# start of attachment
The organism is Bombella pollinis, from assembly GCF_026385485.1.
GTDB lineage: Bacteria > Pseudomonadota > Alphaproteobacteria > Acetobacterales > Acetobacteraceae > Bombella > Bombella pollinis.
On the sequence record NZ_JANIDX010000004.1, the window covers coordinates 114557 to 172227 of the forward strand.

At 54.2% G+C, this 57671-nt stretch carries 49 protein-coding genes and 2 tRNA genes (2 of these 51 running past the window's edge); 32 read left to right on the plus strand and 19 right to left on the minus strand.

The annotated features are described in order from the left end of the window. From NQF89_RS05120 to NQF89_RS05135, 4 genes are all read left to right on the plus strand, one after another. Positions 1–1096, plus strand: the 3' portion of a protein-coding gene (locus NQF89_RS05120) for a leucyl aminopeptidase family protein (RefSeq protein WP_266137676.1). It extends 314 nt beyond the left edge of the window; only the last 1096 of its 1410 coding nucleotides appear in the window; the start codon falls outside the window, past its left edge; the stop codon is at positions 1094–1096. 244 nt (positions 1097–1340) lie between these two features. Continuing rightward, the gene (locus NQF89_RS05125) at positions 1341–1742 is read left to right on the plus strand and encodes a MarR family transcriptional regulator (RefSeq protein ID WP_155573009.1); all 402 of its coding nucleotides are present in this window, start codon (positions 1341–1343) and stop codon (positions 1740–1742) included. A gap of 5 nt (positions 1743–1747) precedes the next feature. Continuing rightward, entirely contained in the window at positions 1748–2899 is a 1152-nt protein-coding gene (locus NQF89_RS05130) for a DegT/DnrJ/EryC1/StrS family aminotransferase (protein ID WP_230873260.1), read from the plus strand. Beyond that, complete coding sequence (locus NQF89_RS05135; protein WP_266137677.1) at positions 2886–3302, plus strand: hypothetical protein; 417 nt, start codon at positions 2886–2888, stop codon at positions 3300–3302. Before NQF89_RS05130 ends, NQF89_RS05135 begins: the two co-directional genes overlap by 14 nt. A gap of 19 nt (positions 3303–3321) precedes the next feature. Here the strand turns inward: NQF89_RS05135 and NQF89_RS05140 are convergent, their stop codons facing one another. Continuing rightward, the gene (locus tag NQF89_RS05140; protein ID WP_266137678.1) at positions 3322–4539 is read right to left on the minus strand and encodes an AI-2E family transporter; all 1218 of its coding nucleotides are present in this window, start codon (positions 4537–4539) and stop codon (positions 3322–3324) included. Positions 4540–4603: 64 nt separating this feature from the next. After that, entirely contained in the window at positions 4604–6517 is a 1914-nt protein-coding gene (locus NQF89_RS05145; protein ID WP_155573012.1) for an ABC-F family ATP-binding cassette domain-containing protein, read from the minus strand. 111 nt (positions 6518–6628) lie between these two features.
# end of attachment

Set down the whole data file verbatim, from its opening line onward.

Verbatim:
The organism is Bombella pollinis, from assembly GCF_026385485.1.
GTDB lineage: Bacteria > Pseudomonadota > Alphaproteobacteria > Acetobacterales > Acetobacteraceae > Bombella > Bombella pollinis.
On the sequence record NZ_JANIDX010000004.1, the window covers coordinates 114557 to 172227 of the forward strand.

At 54.2% G+C, this 57671-nt stretch carries 49 protein-coding genes and 2 tRNA genes (2 of these 51 running past the window's edge); 32 read left to right on the plus strand and 19 right to left on the minus strand.

The annotated features are described in order from the left end of the window. From NQF89_RS05120 to NQF89_RS05135, 4 genes are all read left to right on the plus strand, one after another. Positions 1–1096, plus strand: the 3' portion of a protein-coding gene (locus NQF89_RS05120) for a leucyl aminopeptidase family protein (RefSeq protein WP_266137676.1). It extends 314 nt beyond the left edge of the window; only the last 1096 of its 1410 coding nucleotides appear in the window; the start codon falls outside the window, past its left edge; the stop codon is at positions 1094–1096. 244 nt (positions 1097–1340) lie between these two features. Continuing rightward, the gene (locus NQF89_RS05125) at positions 1341–1742 is read left to right on the plus strand and encodes a MarR family transcriptional regulator (RefSeq protein ID WP_155573009.1); all 402 of its coding nucleotides are present in this window, start codon (positions 1341–1343) and stop codon (positions 1740–1742) included. A gap of 5 nt (positions 1743–1747) precedes the next feature. Continuing rightward, entirely contained in the window at positions 1748–2899 is a 1152-nt protein-coding gene (locus NQF89_RS05130) for a DegT/DnrJ/EryC1/StrS family aminotransferase (protein ID WP_230873260.1), read from the plus strand. Beyond that, complete coding sequence (locus NQF89_RS05135; protein WP_266137677.1) at positions 2886–3302, plus strand: hypothetical protein; 417 nt, start codon at positions 2886–2888, stop codon at positions 3300–3302. Before NQF89_RS05130 ends, NQF89_RS05135 begins: the two co-directional genes overlap by 14 nt. A gap of 19 nt (positions 3303–3321) precedes the next feature. Here the strand turns inward: NQF89_RS05135 and NQF89_RS05140 are convergent, their stop codons facing one another. Continuing rightward, the gene (locus tag NQF89_RS05140; protein ID WP_266137678.1) at positions 3322–4539 is read right to left on the minus strand and encodes an AI-2E family transporter; all 1218 of its coding nucleotides are present in this window, start codon (positions 4537–4539) and stop codon (positions 3322–3324) included. Positions 4540–4603: 64 nt separating this feature from the next. After that, entirely contained in the window at positions 4604–6517 is a 1914-nt protein-coding gene (locus NQF89_RS05145; protein ID WP_155573012.1) for an ABC-F family ATP-binding cassette domain-containing protein, read from the minus strand. 111 nt (positions 6518–6628) lie between these two features.